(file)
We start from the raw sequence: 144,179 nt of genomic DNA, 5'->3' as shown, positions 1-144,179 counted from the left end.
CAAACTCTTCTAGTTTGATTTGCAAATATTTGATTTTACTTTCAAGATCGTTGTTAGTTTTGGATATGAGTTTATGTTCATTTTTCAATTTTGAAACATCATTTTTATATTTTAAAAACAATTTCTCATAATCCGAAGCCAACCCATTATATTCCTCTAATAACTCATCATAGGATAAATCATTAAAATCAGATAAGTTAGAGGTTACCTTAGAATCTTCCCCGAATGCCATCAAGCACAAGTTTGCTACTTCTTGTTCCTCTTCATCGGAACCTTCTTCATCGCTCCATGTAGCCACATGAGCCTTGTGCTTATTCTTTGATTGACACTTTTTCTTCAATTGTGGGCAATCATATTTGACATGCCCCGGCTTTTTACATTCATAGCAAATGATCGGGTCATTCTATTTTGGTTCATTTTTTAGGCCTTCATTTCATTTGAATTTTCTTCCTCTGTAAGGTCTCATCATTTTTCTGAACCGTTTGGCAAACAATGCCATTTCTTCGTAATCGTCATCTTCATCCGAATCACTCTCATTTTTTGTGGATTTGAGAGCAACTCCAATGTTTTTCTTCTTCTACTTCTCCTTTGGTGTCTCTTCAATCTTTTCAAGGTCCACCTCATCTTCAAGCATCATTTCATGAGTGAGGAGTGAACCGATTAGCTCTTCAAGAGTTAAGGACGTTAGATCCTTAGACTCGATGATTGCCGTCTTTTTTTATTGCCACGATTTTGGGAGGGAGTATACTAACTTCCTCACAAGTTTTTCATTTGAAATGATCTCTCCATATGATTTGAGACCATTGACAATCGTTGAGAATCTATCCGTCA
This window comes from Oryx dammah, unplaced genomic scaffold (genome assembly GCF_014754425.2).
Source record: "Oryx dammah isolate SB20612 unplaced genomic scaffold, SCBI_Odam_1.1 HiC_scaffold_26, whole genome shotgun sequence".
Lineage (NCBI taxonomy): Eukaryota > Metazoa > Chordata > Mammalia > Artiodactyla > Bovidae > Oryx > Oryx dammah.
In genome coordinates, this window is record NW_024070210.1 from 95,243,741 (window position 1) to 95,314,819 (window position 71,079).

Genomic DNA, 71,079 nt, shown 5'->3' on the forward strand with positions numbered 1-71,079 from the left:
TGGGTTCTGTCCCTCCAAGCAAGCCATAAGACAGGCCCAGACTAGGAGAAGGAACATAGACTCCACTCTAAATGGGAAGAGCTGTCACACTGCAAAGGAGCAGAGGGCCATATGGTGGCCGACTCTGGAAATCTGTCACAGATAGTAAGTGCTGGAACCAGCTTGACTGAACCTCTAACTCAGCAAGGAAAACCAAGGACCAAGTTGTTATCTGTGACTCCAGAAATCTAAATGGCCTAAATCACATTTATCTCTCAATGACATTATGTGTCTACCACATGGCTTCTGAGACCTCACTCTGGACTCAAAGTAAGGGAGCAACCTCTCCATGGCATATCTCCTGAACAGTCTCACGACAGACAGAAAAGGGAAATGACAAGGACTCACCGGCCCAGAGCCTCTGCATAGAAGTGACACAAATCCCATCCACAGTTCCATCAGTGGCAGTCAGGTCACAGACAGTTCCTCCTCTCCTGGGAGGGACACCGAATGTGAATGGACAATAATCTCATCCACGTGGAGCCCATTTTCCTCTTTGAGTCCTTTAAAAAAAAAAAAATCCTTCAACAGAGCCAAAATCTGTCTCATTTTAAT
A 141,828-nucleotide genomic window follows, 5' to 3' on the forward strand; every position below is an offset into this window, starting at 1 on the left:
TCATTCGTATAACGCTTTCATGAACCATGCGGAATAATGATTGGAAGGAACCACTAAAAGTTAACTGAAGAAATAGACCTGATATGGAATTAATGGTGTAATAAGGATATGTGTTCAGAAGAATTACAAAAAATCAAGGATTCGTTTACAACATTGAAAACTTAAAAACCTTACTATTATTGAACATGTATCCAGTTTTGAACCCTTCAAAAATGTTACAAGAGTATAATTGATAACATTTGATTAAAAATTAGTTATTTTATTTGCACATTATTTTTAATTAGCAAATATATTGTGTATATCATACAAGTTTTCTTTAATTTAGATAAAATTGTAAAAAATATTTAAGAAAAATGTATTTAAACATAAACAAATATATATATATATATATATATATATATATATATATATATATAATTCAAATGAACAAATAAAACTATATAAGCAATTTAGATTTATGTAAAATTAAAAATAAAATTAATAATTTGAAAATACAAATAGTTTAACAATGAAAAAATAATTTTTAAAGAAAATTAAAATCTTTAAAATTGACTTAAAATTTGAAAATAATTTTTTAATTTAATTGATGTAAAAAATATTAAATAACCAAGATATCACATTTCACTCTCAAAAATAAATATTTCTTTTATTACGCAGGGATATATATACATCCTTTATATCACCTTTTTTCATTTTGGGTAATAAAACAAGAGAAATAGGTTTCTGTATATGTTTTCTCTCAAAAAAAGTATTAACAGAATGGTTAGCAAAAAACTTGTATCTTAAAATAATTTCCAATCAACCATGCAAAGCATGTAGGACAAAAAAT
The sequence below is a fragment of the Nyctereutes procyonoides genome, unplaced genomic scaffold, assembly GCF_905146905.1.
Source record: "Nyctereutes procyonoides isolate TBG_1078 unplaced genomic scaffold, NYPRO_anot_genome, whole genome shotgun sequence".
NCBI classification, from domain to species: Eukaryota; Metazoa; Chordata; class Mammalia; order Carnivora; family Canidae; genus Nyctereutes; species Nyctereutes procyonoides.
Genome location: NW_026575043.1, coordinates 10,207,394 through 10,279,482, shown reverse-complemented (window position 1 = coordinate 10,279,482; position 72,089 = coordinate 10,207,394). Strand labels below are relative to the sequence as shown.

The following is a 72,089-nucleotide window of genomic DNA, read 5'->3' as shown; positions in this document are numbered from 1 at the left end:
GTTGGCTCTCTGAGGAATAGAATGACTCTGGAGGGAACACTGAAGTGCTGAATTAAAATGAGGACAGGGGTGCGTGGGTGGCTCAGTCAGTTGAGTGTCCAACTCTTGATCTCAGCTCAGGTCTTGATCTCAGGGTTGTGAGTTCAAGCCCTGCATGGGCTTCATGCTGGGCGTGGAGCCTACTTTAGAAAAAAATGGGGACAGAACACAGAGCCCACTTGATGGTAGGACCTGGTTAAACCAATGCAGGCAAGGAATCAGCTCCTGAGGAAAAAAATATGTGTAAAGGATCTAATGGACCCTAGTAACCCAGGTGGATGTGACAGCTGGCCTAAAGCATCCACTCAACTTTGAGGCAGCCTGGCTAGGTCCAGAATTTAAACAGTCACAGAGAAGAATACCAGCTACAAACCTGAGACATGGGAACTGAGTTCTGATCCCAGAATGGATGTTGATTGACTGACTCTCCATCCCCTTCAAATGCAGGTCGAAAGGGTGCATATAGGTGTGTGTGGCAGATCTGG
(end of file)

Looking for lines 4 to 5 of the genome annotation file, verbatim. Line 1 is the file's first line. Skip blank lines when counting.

Source record: "Oryx dammah isolate SB20612 unplaced genomic scaffold, SCBI_Odam_1.1 HiC_scaffold_26, whole genome shotgun sequence".
Lineage (NCBI taxonomy): Eukaryota > Metazoa > Chordata > Mammalia > Artiodactyla > Bovidae > Oryx > Oryx dammah.